xviii Introductioncreated the new disciplines of trigonometry and algebra.Likewise, in medicine they furthered the studies of Hippo-cratic and Galenic medicine while diagnosing and distin-guishing new diseases, discovering new remedies, andproposing new theories. The same can be said for numerousother sciences, from alchemy to astronomy, from physics togeology. The global history of science has as one of its cen-tral chapters Islamic science, without which there wouldhave been no Western science. And yet Islamic science hadan understanding of nature and the role of the sciences ofnature in the total scheme of knowledge that was very dif-ferent from what developed in the West with the seven-teenth-century Scientiﬁc Revolution. In trying to understand Islamic civilization, it is essentialto remember not only the diversity of the arts and the sci-ences, but also the diversity of theological and philosophicalinterpretations of Islamic doctrines and even of Islamic Law.There is nothing more erroneous than thinking that Islam isa monolithic reality and that Islamic civilization did notallow the creation or subsistence of diversity. Although asense of unity has at all times dominated everything Islamic,there has always existed a diversity of interpretations of thereligion itself as well as various aspects of Islamic thoughtand culture. The Prophet of Islam even considered the diver-sity of views of the scholars of the Islamic community ablessing from God. When one studies Islamic civilization,one sees not only differences of language and dress, writingand singing, color of skin and physical features, cuisine, andresponse to different climatic conditions, but also differentinterpretations of verses of the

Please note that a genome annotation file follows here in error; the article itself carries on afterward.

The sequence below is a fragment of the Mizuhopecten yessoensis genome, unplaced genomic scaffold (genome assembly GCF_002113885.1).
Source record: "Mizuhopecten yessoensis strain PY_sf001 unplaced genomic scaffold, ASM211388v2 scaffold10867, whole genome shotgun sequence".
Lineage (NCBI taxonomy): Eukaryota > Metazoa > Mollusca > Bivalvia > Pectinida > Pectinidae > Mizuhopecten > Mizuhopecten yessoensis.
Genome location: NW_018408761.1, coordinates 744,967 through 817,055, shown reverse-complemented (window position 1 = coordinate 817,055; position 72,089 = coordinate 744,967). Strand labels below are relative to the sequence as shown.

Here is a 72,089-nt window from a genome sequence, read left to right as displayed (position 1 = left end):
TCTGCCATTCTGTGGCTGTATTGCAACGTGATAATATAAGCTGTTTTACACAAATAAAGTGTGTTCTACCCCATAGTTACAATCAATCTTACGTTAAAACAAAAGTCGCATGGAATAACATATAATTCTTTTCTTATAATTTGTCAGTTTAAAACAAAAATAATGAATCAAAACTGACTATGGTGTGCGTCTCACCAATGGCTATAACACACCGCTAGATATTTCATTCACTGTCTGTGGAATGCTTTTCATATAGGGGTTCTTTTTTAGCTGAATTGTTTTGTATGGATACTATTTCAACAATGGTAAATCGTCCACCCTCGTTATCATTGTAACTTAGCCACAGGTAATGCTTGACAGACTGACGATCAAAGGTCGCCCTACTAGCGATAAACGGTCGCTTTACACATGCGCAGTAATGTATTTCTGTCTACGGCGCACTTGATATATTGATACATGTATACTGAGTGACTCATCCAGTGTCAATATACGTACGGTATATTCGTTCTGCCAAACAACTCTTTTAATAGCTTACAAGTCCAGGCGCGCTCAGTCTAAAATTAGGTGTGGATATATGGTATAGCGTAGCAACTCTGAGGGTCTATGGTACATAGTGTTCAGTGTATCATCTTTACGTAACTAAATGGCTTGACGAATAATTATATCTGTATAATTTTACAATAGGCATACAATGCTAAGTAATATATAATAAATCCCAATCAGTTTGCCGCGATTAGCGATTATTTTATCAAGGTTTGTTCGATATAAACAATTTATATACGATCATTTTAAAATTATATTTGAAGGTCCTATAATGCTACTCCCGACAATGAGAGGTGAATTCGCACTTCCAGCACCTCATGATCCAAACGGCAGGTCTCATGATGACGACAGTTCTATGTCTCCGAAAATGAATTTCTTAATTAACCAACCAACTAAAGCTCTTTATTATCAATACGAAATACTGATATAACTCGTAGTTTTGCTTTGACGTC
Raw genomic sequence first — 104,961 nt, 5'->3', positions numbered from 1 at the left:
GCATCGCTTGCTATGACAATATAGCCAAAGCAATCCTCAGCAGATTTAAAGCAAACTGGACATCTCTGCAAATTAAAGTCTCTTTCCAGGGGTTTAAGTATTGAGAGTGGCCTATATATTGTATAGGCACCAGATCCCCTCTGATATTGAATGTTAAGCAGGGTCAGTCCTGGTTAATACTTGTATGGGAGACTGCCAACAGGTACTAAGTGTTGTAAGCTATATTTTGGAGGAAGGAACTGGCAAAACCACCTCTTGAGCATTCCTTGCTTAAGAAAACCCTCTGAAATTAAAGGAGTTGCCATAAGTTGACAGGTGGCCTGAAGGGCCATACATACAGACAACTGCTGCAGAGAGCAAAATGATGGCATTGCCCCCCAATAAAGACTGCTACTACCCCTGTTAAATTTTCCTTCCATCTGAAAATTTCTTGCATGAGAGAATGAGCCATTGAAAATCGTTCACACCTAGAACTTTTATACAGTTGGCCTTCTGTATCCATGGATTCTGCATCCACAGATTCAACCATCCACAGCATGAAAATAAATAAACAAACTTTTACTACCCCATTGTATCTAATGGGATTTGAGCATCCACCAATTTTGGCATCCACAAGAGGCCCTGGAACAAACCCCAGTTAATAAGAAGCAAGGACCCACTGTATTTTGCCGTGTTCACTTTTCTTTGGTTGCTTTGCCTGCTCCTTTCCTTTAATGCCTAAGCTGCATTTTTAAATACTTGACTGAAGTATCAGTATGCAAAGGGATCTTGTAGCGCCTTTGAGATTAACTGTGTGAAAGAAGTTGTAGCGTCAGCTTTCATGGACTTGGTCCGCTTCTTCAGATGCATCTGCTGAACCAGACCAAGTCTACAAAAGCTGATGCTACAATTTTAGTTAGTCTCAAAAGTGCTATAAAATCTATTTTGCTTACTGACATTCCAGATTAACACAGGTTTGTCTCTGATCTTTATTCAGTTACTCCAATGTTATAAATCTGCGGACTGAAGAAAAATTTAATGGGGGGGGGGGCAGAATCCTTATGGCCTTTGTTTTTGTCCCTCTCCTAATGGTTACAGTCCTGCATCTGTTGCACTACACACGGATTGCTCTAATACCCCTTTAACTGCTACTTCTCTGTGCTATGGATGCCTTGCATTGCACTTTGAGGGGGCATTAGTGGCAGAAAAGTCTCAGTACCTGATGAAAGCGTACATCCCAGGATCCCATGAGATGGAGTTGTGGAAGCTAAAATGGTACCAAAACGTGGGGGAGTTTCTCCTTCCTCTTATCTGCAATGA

Introduction xixQuran, sayings of the Prophet, and tenets of the Divine Lawas well as theological and philosophical questions. And yet aremarkable unity predominates in the civilization, as it doesin the religion that created that civilization and has guidedits history over the ages. In this book I hope to provide a clear and succinct intro-duction to the religion of Islam as well as its history andcivilization, at least in its intellectual aspects. The presentwork, as all of my earlier writings on Islam, is written fromwithin the Islamic perspective and from the traditional pointof view, from the perspective of the sacred and universalteachings of Islam as they were revealed and later transmit-ted over the ages. This point of view stands opposed to bothmodernism and its complement, so-called fundamentalism,and speaks from the view of those Muslims who haveremained faithful to their sacred traditions despite theonslaught of the secularizing forces that have invaded theIslamic world during the past two centuries and reactions tothose forces in the form of narrow “fundamentalism” orextremism of one kind or another. The norm in the Islamic world even today, despite all thepolitical tragedies that have befallen it, is not what many inthe media and popular literature in the West claim. It is notreligious extremism or “fundamentalism”; nor is it secularistmodernism. The norm is traditional Islam, in comparison towhich both secularist modernism and “fundamentalism” areextremes. At the present juncture of human history, it is ofthe utmost importance for Westerners who seek understand-ing